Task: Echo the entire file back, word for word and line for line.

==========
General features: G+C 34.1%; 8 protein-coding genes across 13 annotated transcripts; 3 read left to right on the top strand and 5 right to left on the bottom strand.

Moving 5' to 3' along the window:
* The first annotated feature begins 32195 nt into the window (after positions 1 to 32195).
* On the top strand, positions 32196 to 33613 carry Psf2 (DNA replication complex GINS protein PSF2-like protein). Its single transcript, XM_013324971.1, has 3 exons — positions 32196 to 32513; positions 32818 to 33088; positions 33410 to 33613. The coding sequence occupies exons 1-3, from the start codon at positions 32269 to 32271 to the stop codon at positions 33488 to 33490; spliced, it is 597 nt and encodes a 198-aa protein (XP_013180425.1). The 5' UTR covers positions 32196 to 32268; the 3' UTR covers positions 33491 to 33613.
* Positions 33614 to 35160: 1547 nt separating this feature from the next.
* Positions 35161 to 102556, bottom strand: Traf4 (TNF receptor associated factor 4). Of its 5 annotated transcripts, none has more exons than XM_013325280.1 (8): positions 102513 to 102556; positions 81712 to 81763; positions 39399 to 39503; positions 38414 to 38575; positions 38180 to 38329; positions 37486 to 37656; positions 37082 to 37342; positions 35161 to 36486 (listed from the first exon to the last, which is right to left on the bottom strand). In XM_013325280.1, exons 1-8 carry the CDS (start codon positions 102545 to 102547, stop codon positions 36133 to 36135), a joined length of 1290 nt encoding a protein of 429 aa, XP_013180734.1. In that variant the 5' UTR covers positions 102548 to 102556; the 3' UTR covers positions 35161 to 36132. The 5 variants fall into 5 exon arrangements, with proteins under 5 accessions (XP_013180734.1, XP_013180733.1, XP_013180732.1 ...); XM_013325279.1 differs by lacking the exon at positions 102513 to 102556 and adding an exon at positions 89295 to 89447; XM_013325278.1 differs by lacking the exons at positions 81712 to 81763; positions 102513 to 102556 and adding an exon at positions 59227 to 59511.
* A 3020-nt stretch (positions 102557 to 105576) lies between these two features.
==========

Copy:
General features: G+C 34.1%; 8 protein-coding genes across 13 annotated transcripts; 3 read left to right on the top strand and 5 right to left on the bottom strand.

Moving 5' to 3' along the window:
* The first annotated feature begins 32195 nt into the window (after positions 1 to 32195).
* On the top strand, positions 32196 to 33613 carry Psf2 (DNA replication complex GINS protein PSF2-like protein). Its single transcript, XM_013324971.1, has 3 exons — positions 32196 to 32513; positions 32818 to 33088; positions 33410 to 33613. The coding sequence occupies exons 1-3, from the start codon at positions 32269 to 32271 to the stop codon at positions 33488 to 33490; spliced, it is 597 nt and encodes a 198-aa protein (XP_013180425.1). The 5' UTR covers positions 32196 to 32268; the 3' UTR covers positions 33491 to 33613.
* Positions 33614 to 35160: 1547 nt separating this feature from the next.
* Positions 35161 to 102556, bottom strand: Traf4 (TNF receptor associated factor 4). Of its 5 annotated transcripts, none has more exons than XM_013325280.1 (8): positions 102513 to 102556; positions 81712 to 81763; positions 39399 to 39503; positions 38414 to 38575; positions 38180 to 38329; positions 37486 to 37656; positions 37082 to 37342; positions 35161 to 36486 (listed from the first exon to the last, which is right to left on the bottom strand). In XM_013325280.1, exons 1-8 carry the CDS (start codon positions 102545 to 102547, stop codon positions 36133 to 36135), a joined length of 1290 nt encoding a protein of 429 aa, XP_013180734.1. In that variant the 5' UTR covers positions 102548 to 102556; the 3' UTR covers positions 35161 to 36132. The 5 variants fall into 5 exon arrangements, with proteins under 5 accessions (XP_013180734.1, XP_013180733.1, XP_013180732.1 ...); XM_013325279.1 differs by lacking the exon at positions 102513 to 102556 and adding an exon at positions 89295 to 89447; XM_013325278.1 differs by lacking the exons at positions 81712 to 81763; positions 102513 to 102556 and adding an exon at positions 59227 to 59511.
* A 3020-nt stretch (positions 102557 to 105576) lies between these two features.